Friday, May 9, 2014

(Written May 4, 2014) 

I’ve made it a goal to become more disciplined in the art of travel-blogging. I only wish I could make myself write every night of my travels, record every moment, and thoroughly describe every beautiful scene. I know it’s impossible to remember every moment of every day, but I’m content in knowing that I’m here in Germany doing things I may never get to do again.

That being said, I’m going to devote this particular blog to my trip to Southern Germany, which I’m currently traveling back to Werne from. I’ve only had a few days with my host family and at Anne-Frank in Werne, so I’m going to devote my next blog to my experience there next week.

My trip to Southern Germany started out last Wednesday with 4 of my fellow WKU students. We had May Day off as a holiday and the school was also closed on Friday. We didn’t have as much days to travel in the South as we did in Berlin, but still enough to do and see some amazing things. We left Wednesday night for Kempten, where we were staying with a friend of Emily’s (a fellow student) host mom. I think we were all a little nervous about staying with a random stranger but he seemed willing to give us a place to stay in for the night, so that we could cut our travel time on Thursday. I’ve always had the perception that people in Europe are more willing to house travelers, and that it is considered somewhat normal. This man was a real-life German and his name was Reiner. Staying with Reiner happened to be one of the best things about our trip. He brought us to his house which had gorgeous views of the Alps in Germany. The next day, Reiner unexpectedly extended his hospitality by showing us around Kempten, which happens to be the oldest town in Germany. We saw a church that had been there since the 1300s. The churches we saw were so distractingly ornate, as there were paintings on almost every piece of wall. The altar area was covered with gold and beautiful paintings of biblical scenes. In one church, there were skeletons of respected Christians placed in glass. The churches always had magnificently large pipe organs in the back of the church as well. The churches were humbling, as they made one feel very small compared to the magnificence of the décor.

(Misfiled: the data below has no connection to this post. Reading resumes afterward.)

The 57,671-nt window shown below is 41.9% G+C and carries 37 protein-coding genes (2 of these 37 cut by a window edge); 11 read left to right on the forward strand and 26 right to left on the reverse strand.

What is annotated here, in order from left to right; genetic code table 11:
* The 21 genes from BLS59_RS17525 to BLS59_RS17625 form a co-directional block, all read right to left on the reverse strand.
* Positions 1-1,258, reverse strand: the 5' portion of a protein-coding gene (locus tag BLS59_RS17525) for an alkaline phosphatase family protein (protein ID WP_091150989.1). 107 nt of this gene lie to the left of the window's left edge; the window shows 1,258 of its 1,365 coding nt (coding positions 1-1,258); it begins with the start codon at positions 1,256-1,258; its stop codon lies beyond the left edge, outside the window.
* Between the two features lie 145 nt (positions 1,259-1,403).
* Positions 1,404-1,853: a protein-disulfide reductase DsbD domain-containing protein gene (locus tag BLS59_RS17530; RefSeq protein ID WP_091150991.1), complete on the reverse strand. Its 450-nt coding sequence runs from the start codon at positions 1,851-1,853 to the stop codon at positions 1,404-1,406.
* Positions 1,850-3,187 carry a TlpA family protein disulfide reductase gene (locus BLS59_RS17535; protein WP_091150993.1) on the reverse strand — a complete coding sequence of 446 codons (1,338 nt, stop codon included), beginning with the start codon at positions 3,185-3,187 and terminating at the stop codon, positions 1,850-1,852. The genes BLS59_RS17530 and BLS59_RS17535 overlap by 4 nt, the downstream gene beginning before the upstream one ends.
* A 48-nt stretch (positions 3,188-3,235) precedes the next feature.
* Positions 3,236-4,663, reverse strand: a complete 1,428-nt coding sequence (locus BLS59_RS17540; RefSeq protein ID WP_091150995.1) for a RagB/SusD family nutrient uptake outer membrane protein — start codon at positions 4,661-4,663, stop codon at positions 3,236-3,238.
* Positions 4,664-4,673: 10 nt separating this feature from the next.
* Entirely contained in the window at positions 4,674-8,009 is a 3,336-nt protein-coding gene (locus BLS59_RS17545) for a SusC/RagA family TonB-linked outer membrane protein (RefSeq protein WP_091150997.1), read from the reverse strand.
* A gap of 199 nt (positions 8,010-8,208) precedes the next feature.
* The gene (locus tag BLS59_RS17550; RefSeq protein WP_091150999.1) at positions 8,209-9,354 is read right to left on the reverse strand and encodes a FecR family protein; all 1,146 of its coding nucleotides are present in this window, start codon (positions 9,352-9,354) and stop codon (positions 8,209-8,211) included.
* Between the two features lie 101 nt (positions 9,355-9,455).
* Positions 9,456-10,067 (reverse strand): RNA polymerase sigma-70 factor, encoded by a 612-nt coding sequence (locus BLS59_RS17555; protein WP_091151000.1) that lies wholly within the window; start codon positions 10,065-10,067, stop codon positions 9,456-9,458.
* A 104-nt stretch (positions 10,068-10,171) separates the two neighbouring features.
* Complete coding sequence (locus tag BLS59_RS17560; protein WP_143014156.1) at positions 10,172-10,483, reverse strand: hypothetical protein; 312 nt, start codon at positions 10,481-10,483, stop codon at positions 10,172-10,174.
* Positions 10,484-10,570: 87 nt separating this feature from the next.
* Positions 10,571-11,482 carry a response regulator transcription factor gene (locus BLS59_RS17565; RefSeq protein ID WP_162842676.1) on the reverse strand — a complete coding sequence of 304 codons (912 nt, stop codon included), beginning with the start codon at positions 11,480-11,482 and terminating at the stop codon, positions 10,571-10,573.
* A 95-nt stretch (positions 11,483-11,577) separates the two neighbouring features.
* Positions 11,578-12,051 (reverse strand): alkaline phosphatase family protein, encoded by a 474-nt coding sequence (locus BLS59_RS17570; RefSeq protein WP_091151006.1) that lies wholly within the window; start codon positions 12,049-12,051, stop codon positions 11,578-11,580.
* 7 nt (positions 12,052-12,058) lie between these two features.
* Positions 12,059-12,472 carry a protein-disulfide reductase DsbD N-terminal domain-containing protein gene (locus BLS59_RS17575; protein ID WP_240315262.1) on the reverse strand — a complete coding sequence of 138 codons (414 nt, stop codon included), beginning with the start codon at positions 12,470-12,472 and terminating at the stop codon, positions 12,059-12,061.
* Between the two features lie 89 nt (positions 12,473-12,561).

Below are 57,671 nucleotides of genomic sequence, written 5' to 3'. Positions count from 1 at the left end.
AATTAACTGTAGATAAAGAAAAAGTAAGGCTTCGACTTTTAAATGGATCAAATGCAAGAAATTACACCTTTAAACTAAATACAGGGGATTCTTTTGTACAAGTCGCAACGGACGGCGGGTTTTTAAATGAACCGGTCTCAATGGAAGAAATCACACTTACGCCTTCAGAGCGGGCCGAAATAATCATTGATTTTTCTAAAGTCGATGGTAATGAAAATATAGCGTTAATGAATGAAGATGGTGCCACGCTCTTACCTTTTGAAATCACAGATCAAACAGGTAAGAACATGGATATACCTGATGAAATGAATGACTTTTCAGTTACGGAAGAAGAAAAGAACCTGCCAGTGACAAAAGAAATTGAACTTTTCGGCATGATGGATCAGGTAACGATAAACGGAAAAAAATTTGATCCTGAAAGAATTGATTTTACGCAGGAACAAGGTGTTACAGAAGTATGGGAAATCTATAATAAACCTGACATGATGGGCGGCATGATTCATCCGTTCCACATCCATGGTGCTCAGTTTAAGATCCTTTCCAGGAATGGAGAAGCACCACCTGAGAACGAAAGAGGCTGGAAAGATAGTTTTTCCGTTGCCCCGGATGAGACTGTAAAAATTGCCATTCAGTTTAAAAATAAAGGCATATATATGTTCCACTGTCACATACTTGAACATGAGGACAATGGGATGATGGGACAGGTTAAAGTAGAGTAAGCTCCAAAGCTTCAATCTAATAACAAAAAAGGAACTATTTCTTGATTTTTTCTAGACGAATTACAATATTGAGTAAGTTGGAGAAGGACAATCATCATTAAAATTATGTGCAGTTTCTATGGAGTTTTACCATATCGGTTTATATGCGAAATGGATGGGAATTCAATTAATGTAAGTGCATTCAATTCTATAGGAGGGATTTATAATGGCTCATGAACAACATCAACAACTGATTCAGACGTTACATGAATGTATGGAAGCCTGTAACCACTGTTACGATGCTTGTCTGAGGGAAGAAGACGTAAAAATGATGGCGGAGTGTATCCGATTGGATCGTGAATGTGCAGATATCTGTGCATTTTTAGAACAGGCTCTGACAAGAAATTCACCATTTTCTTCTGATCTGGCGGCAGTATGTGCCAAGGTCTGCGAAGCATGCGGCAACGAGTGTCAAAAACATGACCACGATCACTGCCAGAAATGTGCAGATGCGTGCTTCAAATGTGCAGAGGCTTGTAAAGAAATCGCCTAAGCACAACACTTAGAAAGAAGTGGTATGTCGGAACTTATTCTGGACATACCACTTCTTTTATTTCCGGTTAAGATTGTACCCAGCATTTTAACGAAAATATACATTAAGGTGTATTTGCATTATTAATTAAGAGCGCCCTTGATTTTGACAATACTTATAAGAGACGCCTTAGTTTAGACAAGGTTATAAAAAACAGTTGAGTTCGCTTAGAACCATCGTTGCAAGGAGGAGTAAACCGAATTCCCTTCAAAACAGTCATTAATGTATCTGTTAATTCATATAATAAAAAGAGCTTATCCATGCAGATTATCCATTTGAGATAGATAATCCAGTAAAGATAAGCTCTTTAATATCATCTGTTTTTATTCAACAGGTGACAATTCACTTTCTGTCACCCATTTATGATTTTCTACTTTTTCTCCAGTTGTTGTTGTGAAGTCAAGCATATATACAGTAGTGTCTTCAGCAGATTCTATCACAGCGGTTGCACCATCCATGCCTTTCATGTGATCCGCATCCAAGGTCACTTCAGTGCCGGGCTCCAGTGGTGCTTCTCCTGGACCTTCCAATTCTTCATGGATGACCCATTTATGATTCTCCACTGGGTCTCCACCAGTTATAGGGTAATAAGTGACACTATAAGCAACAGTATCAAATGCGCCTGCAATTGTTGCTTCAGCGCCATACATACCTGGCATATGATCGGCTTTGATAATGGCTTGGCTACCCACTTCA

After we toured Kempten a bit, Reiner offered to drive us to Fussen, where we had a hotel for the night. We graciously accepted and he was able to take us for a spin on the Autobahn. Along the way, we could see even more beautiful views of the Alps. Fussen was a small town located on the foothills of the Alps, and it was very cute with an old-European style. We were there mainly to see Neuschwanstein Castle, which was built by King Ludwig II of Bavaria. It is a major tourist destination, but after looking at it, it’s not hard to see why. Once in Fussen, Reiner asked if he could tour around with us a bit, and offered once again to drive us around. This was probably the best decision we made, as Reiner took us many places we would not have been able to go without his knowledge and his car. First, he took us through a trail that led to the back-side of the castle. The trip up was not too difficult and there was a pretty waterfall that accompanied the hike. I only fell once, and that was on the way down! I think we were all amazed by the fact that we were in the Alps, and kept commemorating every moment by saying “I fell in the Alps,” “I drank water from a stream in the Alps!” and so forth. As we made our way up the mountain, we continued to catch glimpses of the castle. It truly was a beautiful hike. When we made our way near the top of the castle, we walked on a bridge across from the castle that was probably the best view of the castle. I only survived a minute or two, however, as there were too many people on this small and very high bridge. Even though Reiner assured me that “it’s German engineering,” that wasn’t enough to keep me on for long.